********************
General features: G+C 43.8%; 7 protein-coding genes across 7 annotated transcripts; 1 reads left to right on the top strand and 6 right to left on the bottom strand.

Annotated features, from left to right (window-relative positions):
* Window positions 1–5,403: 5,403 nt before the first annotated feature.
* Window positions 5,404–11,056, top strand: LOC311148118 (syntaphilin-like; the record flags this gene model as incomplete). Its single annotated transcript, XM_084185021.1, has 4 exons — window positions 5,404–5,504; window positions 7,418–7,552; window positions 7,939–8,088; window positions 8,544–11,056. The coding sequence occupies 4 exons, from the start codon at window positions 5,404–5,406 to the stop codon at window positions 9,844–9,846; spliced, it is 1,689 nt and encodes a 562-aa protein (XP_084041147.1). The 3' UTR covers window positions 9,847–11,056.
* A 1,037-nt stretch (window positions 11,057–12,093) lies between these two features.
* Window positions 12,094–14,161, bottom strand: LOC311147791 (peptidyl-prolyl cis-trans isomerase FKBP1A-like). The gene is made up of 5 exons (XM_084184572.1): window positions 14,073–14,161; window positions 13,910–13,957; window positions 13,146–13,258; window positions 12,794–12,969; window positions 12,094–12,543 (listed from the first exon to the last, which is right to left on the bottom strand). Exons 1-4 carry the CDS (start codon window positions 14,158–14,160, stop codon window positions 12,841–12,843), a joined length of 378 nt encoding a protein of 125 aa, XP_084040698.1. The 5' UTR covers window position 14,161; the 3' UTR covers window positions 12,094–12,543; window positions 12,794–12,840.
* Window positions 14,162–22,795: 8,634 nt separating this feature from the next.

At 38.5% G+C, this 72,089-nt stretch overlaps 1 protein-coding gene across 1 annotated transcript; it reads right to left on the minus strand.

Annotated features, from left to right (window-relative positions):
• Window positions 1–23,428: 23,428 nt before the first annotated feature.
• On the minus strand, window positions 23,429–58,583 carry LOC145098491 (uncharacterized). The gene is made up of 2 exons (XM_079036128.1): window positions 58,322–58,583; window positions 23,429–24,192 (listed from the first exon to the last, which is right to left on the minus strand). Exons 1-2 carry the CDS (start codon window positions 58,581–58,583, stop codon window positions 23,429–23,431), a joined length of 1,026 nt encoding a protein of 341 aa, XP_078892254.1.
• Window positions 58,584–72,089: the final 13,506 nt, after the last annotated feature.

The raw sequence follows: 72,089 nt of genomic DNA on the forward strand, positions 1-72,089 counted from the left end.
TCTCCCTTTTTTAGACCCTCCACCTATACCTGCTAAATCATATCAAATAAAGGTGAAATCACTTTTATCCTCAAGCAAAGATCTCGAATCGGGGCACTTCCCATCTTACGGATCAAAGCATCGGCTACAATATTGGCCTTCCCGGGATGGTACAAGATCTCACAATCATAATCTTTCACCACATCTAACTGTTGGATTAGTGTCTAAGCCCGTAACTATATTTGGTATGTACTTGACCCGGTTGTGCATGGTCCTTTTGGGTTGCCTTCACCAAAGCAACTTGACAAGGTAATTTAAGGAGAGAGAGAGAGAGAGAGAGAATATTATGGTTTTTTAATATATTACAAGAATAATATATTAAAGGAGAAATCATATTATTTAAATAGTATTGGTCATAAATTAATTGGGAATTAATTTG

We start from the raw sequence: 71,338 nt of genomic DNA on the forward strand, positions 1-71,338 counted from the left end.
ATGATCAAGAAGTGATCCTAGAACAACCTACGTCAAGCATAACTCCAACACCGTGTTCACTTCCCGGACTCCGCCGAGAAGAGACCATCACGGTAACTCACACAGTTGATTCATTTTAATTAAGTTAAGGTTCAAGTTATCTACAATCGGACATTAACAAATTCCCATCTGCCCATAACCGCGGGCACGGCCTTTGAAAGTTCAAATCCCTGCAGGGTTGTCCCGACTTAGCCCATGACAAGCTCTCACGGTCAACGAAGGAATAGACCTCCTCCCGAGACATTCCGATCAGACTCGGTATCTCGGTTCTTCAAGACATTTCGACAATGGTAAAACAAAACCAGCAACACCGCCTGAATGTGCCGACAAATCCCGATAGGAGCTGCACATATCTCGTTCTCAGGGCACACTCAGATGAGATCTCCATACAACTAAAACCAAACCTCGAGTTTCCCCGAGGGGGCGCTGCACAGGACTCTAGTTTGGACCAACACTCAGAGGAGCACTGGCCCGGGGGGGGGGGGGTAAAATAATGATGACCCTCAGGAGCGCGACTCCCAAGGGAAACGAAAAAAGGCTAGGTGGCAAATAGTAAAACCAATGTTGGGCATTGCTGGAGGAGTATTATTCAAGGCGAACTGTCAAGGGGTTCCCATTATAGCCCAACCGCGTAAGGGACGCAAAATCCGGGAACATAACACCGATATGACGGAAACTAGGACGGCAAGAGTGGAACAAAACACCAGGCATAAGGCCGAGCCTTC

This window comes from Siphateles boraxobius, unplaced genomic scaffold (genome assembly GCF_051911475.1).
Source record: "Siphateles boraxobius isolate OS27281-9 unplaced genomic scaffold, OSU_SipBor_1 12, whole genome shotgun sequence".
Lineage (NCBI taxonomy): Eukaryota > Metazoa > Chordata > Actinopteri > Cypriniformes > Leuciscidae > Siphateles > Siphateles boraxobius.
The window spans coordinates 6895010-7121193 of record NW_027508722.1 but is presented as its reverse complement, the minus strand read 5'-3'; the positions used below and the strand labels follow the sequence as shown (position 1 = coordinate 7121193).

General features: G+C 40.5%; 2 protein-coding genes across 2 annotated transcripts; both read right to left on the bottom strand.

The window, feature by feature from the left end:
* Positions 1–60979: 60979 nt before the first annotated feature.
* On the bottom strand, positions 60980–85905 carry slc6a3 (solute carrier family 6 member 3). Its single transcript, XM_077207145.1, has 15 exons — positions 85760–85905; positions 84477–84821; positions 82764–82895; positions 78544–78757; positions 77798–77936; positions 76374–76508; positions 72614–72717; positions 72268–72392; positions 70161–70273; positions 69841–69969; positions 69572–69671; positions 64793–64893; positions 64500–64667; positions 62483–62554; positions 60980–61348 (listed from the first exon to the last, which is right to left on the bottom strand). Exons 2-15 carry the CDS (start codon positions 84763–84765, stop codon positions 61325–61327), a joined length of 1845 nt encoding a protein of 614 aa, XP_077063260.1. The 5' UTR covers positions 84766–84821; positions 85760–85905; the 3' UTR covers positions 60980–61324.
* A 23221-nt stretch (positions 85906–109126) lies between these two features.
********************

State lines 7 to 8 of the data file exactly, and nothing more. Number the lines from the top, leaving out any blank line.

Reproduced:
* Window positions 14,162–22,795: 8,634 nt separating this feature from the next.

At 38.5% G+C, this 72,089-nt stretch overlaps 1 protein-coding gene across 1 annotated transcript; it reads right to left on the minus strand.